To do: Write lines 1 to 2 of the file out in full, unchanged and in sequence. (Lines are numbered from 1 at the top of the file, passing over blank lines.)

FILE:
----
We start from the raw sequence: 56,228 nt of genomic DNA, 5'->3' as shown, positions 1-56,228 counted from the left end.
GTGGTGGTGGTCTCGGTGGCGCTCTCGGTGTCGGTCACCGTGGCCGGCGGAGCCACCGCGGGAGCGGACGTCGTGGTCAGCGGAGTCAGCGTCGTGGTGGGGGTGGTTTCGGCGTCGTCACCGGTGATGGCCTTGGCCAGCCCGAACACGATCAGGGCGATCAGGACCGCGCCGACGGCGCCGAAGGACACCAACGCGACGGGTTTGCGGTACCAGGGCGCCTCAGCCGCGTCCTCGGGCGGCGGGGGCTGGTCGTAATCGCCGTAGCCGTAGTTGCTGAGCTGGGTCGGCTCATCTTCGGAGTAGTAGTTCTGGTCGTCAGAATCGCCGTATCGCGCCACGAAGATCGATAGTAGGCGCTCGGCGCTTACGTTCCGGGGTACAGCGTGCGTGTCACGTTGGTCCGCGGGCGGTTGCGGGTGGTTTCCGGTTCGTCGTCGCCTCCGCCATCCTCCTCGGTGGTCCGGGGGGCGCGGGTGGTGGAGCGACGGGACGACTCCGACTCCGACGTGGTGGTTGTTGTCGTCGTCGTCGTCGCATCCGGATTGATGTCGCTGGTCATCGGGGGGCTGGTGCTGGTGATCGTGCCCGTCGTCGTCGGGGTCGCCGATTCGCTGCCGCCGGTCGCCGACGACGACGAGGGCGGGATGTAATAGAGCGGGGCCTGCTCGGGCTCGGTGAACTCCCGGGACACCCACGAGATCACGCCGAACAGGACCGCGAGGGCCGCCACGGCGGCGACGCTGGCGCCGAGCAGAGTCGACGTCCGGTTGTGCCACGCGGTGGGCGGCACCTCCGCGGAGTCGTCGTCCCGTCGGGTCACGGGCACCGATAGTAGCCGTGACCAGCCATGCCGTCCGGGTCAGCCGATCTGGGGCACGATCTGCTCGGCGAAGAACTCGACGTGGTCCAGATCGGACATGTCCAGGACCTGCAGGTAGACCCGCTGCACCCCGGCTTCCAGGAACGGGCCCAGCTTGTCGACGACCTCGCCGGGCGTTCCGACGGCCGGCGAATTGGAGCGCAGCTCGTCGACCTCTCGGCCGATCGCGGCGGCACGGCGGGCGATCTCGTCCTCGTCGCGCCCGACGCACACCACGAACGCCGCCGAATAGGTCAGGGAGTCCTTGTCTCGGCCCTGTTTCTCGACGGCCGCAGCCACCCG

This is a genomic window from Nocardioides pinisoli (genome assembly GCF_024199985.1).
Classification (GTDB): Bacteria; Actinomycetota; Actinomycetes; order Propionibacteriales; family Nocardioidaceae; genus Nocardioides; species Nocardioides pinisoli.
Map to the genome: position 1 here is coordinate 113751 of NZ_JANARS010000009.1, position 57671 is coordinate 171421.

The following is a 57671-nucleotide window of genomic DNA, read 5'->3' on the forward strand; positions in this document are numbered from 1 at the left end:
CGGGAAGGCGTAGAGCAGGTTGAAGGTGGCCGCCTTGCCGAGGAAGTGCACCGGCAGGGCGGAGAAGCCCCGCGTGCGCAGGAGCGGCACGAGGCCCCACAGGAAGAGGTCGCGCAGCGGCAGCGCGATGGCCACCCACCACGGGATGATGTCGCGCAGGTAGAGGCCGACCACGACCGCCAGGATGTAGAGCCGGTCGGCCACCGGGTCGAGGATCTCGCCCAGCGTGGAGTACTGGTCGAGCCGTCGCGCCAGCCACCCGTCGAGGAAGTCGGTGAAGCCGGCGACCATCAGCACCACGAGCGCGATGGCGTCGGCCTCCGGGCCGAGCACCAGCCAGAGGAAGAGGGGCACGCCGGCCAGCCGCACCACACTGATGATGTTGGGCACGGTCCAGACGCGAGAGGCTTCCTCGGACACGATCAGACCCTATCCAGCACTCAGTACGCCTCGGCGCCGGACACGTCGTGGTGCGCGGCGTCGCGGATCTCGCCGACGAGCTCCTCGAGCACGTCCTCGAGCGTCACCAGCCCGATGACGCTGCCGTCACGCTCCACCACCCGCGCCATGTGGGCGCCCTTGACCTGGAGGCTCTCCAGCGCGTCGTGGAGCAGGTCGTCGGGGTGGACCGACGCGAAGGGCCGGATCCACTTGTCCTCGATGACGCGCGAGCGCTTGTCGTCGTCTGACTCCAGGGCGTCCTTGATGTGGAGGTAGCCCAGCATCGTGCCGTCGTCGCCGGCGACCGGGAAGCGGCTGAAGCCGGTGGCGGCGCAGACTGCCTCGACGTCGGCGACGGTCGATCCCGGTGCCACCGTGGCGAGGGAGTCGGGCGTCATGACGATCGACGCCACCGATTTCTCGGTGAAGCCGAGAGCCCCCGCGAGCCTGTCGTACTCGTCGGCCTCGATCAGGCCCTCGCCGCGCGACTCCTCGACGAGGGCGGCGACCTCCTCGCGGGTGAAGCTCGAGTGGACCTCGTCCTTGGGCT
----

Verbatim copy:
We start from the raw sequence: 56,228 nt of genomic DNA, 5'->3' as shown, positions 1-56,228 counted from the left end.
GTGGTGGTGGTCTCGGTGGCGCTCTCGGTGTCGGTCACCGTGGCCGGCGGAGCCACCGCGGGAGCGGACGTCGTGGTCAGCGGAGTCAGCGTCGTGGTGGGGGTGGTTTCGGCGTCGTCACCGGTGATGGCCTTGGCCAGCCCGAACACGATCAGGGCGATCAGGACCGCGCCGACGGCGCCGAAGGACACCAACGCGACGGGTTTGCGGTACCAGGGCGCCTCAGCCGCGTCCTCGGGCGGCGGGGGCTGGTCGTAATCGCCGTAGCCGTAGTTGCTGAGCTGGGTCGGCTCATCTTCGGAGTAGTAGTTCTGGTCGTCAGAATCGCCGTATCGCGCCACGAAGATCGATAGTAGGCGCTCGGCGCTTACGTTCCGGGGTACAGCGTGCGTGTCACGTTGGTCCGCGGGCGGTTGCGGGTGGTTTCCGGTTCGTCGTCGCCTCCGCCATCCTCCTCGGTGGTCCGGGGGGCGCGGGTGGTGGAGCGACGGGACGACTCCGACTCCGACGTGGTGGTTGTTGTCGTCGTCGTCGTCGCATCCGGATTGATGTCGCTGGTCATCGGGGGGCTGGTGCTGGTGATCGTGCCCGTCGTCGTCGGGGTCGCCGATTCGCTGCCGCCGGTCGCCGACGACGACGAGGGCGGGATGTAATAGAGCGGGGCCTGCTCGGGCTCGGTGAACTCCCGGGACACCCACGAGATCACGCCGAACAGGACCGCGAGGGCCGCCACGGCGGCGACGCTGGCGCCGAGCAGAGTCGACGTCCGGTTGTGCCACGCGGTGGGCGGCACCTCCGCGGAGTCGTCGTCCCGTCGGGTCACGGGCACCGATAGTAGCCGTGACCAGCCATGCCGTCCGGGTCAGCCGATCTGGGGCACGATCTGCTCGGCGAAGAACTCGACGTGGTCCAGATCGGACATGTCCAGGACCTGCAGGTAGACCCGCTGCACCCCGGCTTCCAGGAACGGGCCCAGCTTGTCGACGACCTCGCCGGGCGTTCCGACGGCCGGCGAATTGGAGCGCAGCTCGTCGACCTCTCGGCCGATCGCGGCGGCACGGCGGGCGATCTCGTCCTCGTCGCGCCCGACGCACACCACGAACGCCGCCGAATAGGTCAGGGAGTCCTTGTCTCGGCCCTGTTTCTCGACGGCCGCAGCCACCCG